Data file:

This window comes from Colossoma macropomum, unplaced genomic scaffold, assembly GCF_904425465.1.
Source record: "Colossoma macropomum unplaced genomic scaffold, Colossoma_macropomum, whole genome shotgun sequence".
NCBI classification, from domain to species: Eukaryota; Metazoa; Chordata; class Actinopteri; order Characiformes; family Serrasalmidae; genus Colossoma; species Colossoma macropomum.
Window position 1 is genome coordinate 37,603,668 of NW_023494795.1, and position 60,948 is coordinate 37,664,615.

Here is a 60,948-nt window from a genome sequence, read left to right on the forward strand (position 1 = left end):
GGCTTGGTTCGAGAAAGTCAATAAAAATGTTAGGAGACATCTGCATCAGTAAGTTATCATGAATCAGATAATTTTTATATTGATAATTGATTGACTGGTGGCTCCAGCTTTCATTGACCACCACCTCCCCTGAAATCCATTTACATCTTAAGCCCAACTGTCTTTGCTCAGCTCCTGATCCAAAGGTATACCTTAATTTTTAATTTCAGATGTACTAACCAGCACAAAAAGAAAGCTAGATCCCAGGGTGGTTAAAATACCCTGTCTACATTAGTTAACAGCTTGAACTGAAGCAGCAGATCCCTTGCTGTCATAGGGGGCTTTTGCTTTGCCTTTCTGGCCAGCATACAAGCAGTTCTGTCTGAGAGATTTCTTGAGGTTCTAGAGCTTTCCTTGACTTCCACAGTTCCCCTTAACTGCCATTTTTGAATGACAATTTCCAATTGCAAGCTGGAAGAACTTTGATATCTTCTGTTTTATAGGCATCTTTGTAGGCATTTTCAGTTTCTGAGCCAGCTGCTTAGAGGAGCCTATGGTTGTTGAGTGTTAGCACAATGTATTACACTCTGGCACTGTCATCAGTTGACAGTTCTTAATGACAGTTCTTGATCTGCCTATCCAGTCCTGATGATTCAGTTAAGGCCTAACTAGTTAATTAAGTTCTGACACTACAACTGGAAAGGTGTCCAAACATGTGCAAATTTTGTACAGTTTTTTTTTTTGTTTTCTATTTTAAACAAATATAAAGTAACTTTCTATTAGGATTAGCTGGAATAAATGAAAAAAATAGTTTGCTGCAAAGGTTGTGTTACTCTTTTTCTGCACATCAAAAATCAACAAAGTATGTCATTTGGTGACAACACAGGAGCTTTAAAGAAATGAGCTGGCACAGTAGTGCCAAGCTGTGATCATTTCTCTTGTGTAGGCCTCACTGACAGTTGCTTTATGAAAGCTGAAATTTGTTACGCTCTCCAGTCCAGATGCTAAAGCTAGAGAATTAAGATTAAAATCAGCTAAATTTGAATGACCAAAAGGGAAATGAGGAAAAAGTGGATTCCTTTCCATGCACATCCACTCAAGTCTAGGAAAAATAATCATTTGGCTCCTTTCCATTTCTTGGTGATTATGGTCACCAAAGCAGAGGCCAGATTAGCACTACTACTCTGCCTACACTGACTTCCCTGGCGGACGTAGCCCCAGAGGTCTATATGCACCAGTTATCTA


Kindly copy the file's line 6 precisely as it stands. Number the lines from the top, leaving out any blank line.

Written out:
GGCTTGGTTCGAGAAAGTCAATAAAAATGTTAGGAGACATCTGCATCAGTAAGTTATCATGAATCAGATAATTTTTATATTGATAATTGATTGACTGGTGGCTCCAGCTTTCATTGACCACCACCTCCCCTGAAATCCATTTACATCTTAAGCCCAACTGTCTTTGCTCAGCTCCTGATCCAAAGGTATACCTTAATTTTTAATTTCAGATGTACTAACCAGCACAAAAAGAAAGCTAGATCCCAGGGTGGTTAAAATACCCTGTCTACATTAGTTAACAGCTTGAACTGAAGCAGCAGATCCCTTGCTGTCATAGGGGGCTTTTGCTTTGCCTTTCTGGCCAGCATACAAGCAGTTCTGTCTGAGAGATTTCTTGAGGTTCTAGAGCTTTCCTTGACTTCCACAGTTCCCCTTAACTGCCATTTTTGAATGACAATTTCCAATTGCAAGCTGGAAGAACTTTGATATCTTCTGTTTTATAGGCATCTTTGTAGGCATTTTCAGTTTCTGAGCCAGCTGCTTAGAGGAGCCTATGGTTGTTGAGTGTTAGCACAATGTATTACACTCTGGCACTGTCATCAGTTGACAGTTCTTAATGACAGTTCTTGATCTGCCTATCCAGTCCTGATGATTCAGTTAAGGCCTAACTAGTTAATTAAGTTCTGACACTACAACTGGAAAGGTGTCCAAACATGTGCAAATTTTGTACAGTTTTTTTTTTTGTTTTCTATTTTAAACAAATATAAAGTAACTTTCTATTAGGATTAGCTGGAATAAATGAAAAAAATAGTTTGCTGCAAAGGTTGTGTTACTCTTTTTCTGCACATCAAAAATCAACAAAGTATGTCATTTGGTGACAACACAGGAGCTTTAAAGAAATGAGCTGGCACAGTAGTGCCAAGCTGTGATCATTTCTCTTGTGTAGGCCTCACTGACAGTTGCTTTATGAAAGCTGAAATTTGTTACGCTCTCCAGTCCAGATGCTAAAGCTAGAGAATTAAGATTAAAATCAGCTAAATTTGAATGACCAAAAGGGAAATGAGGAAAAAGTGGATTCCTTTCCATGCACATCCACTCAAGTCTAGGAAAAATAATCATTTGGCTCCTTTCCATTTCTTGGTGATTATGGTCACCAAAGCAGAGGCCAGATTAGCACTACTACTCTGCCTACACTGACTTCCCTGGCGGACGTAGCCCCAGAGGTCTATATGCACCAGTTATCTA